Joseph’s plan took shape about a mile from the ghetto walls at the iron factory where he was being transported for daily work. The final straw came when Joseph witnessed a particularly brutal beating of a factory worker.
“My father did notice that the foreman saw this beating and winced like he was pretty upset about the way this Jewish inmate was treated,” Daniel said. “He made a split-second decision, ‘OK, this is the guy I’m going to trust.’”
That foreman, Vytautas Rinkevicius, would secretly help Joseph build a false wall in the attic of the factory in hopes that Joseph, his mother – and maybe even Margaret – could stay there until the end of the war, if she accepted his proposal.
“Marry me, go into hiding with me and survive – or don’t marry me, stay in the ghetto and get murdered by the Nazis,” Joseph proposed. “Which would you rather do?”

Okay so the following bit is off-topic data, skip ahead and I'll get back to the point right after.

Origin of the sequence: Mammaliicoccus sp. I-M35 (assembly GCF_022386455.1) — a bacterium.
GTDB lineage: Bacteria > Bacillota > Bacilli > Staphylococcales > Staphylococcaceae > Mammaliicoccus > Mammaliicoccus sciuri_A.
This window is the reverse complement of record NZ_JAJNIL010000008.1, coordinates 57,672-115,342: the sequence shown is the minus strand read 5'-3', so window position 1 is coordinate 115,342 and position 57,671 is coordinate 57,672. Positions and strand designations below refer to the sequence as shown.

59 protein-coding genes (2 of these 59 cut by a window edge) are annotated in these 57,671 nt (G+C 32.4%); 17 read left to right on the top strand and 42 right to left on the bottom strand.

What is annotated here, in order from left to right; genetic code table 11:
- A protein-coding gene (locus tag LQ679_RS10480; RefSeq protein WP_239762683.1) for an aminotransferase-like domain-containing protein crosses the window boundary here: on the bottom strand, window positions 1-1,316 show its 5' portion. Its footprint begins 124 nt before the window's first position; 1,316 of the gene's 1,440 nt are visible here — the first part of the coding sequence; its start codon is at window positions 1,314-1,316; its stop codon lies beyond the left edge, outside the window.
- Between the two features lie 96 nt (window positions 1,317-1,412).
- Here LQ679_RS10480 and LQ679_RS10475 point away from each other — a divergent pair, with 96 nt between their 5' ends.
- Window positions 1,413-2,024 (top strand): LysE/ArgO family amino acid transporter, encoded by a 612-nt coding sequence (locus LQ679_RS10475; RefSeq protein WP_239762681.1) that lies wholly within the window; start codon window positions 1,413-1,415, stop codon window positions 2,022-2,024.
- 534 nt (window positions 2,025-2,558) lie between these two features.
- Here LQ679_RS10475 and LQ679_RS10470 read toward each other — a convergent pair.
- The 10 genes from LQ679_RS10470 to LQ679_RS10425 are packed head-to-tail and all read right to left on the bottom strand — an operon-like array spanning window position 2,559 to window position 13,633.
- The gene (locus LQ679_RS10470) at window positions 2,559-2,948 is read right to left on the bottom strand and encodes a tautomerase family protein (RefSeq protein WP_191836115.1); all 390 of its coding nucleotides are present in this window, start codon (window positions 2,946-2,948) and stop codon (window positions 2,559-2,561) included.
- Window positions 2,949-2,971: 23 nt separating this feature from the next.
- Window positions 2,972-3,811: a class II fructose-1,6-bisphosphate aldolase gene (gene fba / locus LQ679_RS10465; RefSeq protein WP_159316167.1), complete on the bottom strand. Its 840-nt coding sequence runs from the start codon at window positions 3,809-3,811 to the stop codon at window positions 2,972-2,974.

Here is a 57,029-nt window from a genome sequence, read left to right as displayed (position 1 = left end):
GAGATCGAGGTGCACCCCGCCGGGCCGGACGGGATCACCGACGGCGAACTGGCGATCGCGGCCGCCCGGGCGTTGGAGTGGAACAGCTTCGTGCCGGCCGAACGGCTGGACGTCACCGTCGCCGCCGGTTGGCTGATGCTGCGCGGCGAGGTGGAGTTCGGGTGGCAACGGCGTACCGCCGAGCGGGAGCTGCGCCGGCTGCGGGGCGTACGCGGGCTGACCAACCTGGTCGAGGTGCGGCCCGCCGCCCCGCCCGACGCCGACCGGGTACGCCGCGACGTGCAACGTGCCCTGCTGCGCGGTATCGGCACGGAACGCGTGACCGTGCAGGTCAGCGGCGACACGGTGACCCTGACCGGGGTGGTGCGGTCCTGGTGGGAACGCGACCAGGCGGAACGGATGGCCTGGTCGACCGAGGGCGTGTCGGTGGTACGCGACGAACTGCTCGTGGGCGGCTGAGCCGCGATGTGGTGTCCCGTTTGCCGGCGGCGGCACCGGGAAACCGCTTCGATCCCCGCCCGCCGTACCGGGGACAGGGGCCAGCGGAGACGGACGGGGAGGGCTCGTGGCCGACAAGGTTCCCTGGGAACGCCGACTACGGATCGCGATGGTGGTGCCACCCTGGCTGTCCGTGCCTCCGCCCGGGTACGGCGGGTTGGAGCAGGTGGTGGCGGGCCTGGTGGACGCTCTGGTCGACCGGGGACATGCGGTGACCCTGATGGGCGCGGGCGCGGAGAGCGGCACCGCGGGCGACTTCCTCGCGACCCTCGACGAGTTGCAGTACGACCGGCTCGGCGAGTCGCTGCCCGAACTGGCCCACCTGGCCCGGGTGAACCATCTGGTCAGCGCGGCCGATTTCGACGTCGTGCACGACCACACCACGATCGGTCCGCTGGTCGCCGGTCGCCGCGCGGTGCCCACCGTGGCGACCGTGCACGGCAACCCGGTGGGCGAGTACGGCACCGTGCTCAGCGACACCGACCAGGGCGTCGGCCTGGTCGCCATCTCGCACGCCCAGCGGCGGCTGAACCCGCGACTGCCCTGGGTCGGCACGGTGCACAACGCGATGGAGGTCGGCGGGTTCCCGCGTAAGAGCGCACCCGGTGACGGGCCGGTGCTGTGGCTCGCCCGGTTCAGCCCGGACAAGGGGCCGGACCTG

It was not necessarily an easy decision for Margaret.
“It took her a long time to decide which fate was worse,” Daniel said. “My father always said, ‘Your mom never knew whether she made the right decision.’”
A box to hide in
With the help of Rinkevicius, the Kagans moved into their new home, a 6-foot-by-6-foot hiding place. If that were not small enough, the closet included a still tinier box where all three would lie down during the day, unable to move or talk.
By night, the family left the smaller box – and sometimes even the building to get water from an outdoor tap, taking hours to crawl backwards on all fours, covering their tracks to evade a night watchman, often abandoning the mission midway.
Rinkevicius would sometimes arrive, using a secret knock. He would bring food – and news, often the bad kind.
One day, the factory’s bookkeeper, the only other person to know of the hiding place, disappeared. As it happened, the bookkeeper had been caught harboring a Jewish boy who was soon killed by the Nazis. The Kagans took their chances and decided to stay put at the urging of Rinkevicius.
Plans changed in 1944. As the Allies were closing in, word came that the Germans planned to destroy the factory and everything in it. It was time for the Kagans to make their exit and somehow eke out survival until the end of the war.